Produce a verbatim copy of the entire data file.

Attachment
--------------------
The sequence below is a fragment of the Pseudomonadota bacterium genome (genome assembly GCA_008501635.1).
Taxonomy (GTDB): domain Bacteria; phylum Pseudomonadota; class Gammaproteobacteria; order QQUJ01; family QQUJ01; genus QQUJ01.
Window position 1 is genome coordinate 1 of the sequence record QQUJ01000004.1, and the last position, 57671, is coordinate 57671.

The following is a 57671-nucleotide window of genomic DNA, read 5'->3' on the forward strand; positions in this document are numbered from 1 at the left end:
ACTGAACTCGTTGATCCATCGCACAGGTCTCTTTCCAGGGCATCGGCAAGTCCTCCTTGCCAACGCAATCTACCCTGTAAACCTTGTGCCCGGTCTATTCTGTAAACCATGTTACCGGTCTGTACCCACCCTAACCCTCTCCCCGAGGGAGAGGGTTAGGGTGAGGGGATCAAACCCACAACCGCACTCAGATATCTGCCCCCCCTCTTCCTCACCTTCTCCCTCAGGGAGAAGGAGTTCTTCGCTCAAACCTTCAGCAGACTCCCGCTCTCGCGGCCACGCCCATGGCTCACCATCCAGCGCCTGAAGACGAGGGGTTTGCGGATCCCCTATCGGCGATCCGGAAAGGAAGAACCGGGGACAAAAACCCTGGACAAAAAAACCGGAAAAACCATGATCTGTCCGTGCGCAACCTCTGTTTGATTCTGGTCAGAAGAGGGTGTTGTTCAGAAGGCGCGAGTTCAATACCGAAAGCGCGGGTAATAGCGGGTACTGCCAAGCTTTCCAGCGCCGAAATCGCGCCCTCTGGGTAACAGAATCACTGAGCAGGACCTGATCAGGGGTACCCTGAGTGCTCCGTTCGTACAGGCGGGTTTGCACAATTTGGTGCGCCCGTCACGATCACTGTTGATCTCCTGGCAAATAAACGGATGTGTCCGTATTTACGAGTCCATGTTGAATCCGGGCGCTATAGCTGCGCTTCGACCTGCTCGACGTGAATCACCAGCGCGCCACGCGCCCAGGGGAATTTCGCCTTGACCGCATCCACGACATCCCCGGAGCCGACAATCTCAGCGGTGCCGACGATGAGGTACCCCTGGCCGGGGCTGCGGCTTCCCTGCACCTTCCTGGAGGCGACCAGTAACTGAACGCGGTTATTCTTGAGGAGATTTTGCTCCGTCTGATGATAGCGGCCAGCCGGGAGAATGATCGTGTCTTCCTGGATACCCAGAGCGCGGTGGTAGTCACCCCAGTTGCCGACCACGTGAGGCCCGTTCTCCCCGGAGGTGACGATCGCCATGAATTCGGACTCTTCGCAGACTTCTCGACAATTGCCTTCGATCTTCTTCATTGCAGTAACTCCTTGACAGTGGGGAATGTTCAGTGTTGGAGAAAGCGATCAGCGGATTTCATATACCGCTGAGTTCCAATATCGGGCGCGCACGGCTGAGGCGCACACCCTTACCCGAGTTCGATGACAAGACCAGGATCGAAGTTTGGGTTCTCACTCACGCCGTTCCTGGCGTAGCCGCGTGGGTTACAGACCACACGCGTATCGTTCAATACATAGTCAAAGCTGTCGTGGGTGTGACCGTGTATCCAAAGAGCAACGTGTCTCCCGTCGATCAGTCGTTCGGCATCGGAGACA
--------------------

The sequence below is a fragment of the Pseudomonadota bacterium genome (genome assembly GCA_008501635.1).
Taxonomy (GTDB): domain Bacteria; phylum Pseudomonadota; class Gammaproteobacteria; order QQUJ01; family QQUJ01; genus QQUJ01.
Window position 1 is genome coordinate 1 of the sequence record QQUJ01000004.1, and the last position, 57671, is coordinate 57671.

The following is a 57671-nucleotide window of genomic DNA, read 5'->3' on the forward strand; positions in this document are numbered from 1 at the left end:
ACTGAACTCGTTGATCCATCGCACAGGTCTCTTTCCAGGGCATCGGCAAGTCCTCCTTGCCAACGCAATCTACCCTGTAAACCTTGTGCCCGGTCTATTCTGTAAACCATGTTACCGGTCTGTACCCACCCTAACCCTCTCCCCGAGGGAGAGGGTTAGGGTGAGGGGATCAAACCCACAACCGCACTCAGATATCTGCCCCCCCTCTTCCTCACCTTCTCCCTCAGGGAGAAGGAGTTCTTCGCTCAAACCTTCAGCAGACTCCCGCTCTCGCGGCCACGCCCATGGCTCACCATCCAGCGCCTGAAGACGAGGGGTTTGCGGATCCCCTATCGGCGATCCGGAAAGGAAGAACCGGGGACAAAAACCCTGGACAAAAAAACCGGAAAAACCATGATCTGTCCGTGCGCAACCTCTGTTTGATTCTGGTCAGAAGAGGGTGTTGTTCAGAAGGCGCGAGTTCAATACCGAAAGCGCGGGTAATAGCGGGTACTGCCAAGCTTTCCAGCGCCGAAATCGCGCCCTCTGGGTAACAGAATCACTGAGCAGGACCTGATCAGGGGTACCCTGAGTGCTCCGTTCGTACAGGCGGGTTTGCACAATTTGGTGCGCCCGTCACGATCACTGTTGATCTCCTGGCAAATAAACGGATGTGTCCGTATTTACGAGTCCATGTTGAATCCGGGCGCTATAGCTGCGCTTCGACCTGCTCGACGTGAATCACCAGCGCGCCACGCGCCCAGGGGAATTTCGCCTTGACCGCATCCACGACATCCCCGGAGCCGACAATCTCAGCGGTGCCGACGATGAGGTACCCCTGGCCGGGGCTGCGGCTTCCCTGCACCTTCCTGGAGGCGACCAGTAACTGAACGCGGTTATTCTTGAGGAGATTTTGCTCCGTCTGATGATAGCGGCCAGCCGGGAGAATGATCGTGTCTTCCTGGATACCCAGAGCGCGGTGGTAGTCACCCCAGTTGCCGACCACGTGAGGCCCGTTCTCCCCGGAGGTGACGATCGCCATGAATTCGGACTCTTCGCAGACTTCTCGACAATTGCCTTCGATCTTCTTCATTGCAGTAACTCCTTGACAGTGGGGAATGTTCAGTGTTGGAGAAAGCGATCAGCGGATTTCATATACCGCTGAGTTCCAATATCGGGCGCGCACGGCTGAGGCGCACACCCTTACCCGAGTTCGATGACAAGACCAGGATCGAAGTTTGGGTTCTCACTCACGCCGTTCCTGGCGTAGCCGCGTGGGTTACAGACCACACGCGTATCGTTCAATACATAGTCAAAGCTGTCGTGGGTGTGACCGTGTATCCAAAGAGCAACGTGTCTCCCGTCGATCAGTCGTTCGGCATCGGAGACA